Mariners cut ties with Chone Figgins

After three dreadful seasons, the inevitable happened Tuesday night when the Mariners designated Chone Figgins for assigment, meaning if they can’t trade him in the next 10 days (not happening) he will be released.

Figgins, who signed a 4-year, $36 million contract three years ago, turned into one of the biggest free agent flops in franchise history. He hit just .227 in three seasons, and got worse each year. Figgins was given a final shot to find the 2009 form he had in Anaheim, starting the 2012 season as Seattle’s leadoff hitter, but like the rest of his time in Seattle, that didn’t work out for Figgins. By the end of the season, Figgins was little more than a highly paid bench warmer, so it seemed only a matter of time before the Mariners would decide to eat the final year of his contract at part ways with Figgins, who is still due $8 million in 2013.

Major League Baseball teams had to establish 40-man rosters today, which was the impetus for finally making the move.

“I spoke to Chone just a little while ago and wished him the very best,” Mariners GM Jack Zduriencik said on a conference call. “He was very gracious, said that he was really appreciative of his time here in Seattle. Unfortunately it didn’t work out the way he thought it would work out or that we thought it would work out. He understands it’s time to turn the page and move forward. We wish him the very best and certainly hope that he’ll land with somebody else and it works out better for him.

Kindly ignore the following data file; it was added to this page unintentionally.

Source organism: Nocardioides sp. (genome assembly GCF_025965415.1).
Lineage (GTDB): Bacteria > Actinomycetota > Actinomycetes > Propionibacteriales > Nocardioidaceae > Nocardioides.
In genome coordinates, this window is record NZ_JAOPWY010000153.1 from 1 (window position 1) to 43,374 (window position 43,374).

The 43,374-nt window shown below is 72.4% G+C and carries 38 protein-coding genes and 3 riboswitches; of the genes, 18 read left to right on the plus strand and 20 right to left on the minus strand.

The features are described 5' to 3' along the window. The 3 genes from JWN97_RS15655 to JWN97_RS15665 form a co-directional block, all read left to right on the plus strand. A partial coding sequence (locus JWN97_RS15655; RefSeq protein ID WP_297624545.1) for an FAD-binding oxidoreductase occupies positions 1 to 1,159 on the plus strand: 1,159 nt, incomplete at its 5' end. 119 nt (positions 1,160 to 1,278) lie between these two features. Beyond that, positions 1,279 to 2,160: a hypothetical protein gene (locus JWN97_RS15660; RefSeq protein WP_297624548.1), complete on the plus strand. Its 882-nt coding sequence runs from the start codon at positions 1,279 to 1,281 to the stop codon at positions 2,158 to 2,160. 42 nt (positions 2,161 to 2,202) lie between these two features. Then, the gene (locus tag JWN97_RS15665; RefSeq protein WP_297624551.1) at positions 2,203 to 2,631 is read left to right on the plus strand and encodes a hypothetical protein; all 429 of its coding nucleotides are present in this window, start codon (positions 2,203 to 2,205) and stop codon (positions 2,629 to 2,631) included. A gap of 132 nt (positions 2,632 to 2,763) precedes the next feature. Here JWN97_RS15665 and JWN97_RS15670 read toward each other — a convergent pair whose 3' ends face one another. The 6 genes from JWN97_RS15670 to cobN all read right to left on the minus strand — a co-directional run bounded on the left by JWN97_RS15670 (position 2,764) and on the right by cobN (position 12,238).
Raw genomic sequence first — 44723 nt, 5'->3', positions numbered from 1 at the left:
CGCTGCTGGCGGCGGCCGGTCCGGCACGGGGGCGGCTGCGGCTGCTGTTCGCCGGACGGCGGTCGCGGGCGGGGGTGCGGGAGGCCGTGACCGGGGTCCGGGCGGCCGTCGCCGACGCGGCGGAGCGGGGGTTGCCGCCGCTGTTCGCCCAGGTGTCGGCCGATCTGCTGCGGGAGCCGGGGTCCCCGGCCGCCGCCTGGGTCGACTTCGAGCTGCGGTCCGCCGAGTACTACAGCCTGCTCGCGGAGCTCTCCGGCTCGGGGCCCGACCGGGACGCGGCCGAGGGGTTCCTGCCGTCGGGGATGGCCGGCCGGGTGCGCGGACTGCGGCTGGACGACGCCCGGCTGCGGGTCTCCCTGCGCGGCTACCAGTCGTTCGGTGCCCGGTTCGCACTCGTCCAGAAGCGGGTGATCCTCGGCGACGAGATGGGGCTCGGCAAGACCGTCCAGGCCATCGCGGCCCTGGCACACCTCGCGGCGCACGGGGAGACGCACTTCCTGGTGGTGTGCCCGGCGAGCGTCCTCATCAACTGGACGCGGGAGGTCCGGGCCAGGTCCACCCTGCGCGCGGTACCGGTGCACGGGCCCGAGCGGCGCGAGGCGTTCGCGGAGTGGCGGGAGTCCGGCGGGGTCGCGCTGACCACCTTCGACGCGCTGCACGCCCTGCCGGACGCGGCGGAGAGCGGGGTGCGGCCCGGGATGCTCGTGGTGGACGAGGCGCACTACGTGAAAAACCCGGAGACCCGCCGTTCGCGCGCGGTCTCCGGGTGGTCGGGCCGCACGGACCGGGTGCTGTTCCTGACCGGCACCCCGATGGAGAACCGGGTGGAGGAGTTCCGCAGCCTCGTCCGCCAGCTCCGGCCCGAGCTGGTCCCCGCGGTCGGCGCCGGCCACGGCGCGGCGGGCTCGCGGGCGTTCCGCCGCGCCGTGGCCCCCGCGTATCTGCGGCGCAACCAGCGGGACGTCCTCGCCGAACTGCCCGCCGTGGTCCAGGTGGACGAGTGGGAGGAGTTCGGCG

“It was just one of those things, at the time of the signing, it looked like it was going to be the right thing for all of us. He was excited about coming here, we thought it would be an interesting dimension with him and Ichiro, but it just never worked out. Sometimes you just don’t know why. It just didn’t work out, and as a result, you have to make a decision and move on. We did that today.”

Zduriencik said this move has been discussed internally for a while, and that today’s deadline is what led to it finally happening.

“These decisions are driven by what a player does on the field, then also when you get to the point where you realize that he may no longer be part of this ballclub going forward, you have to make decisions with the 40-man roster with players being added on,” he said. “He just became an expendable piece, that’s just it. That’s the end of the story.”

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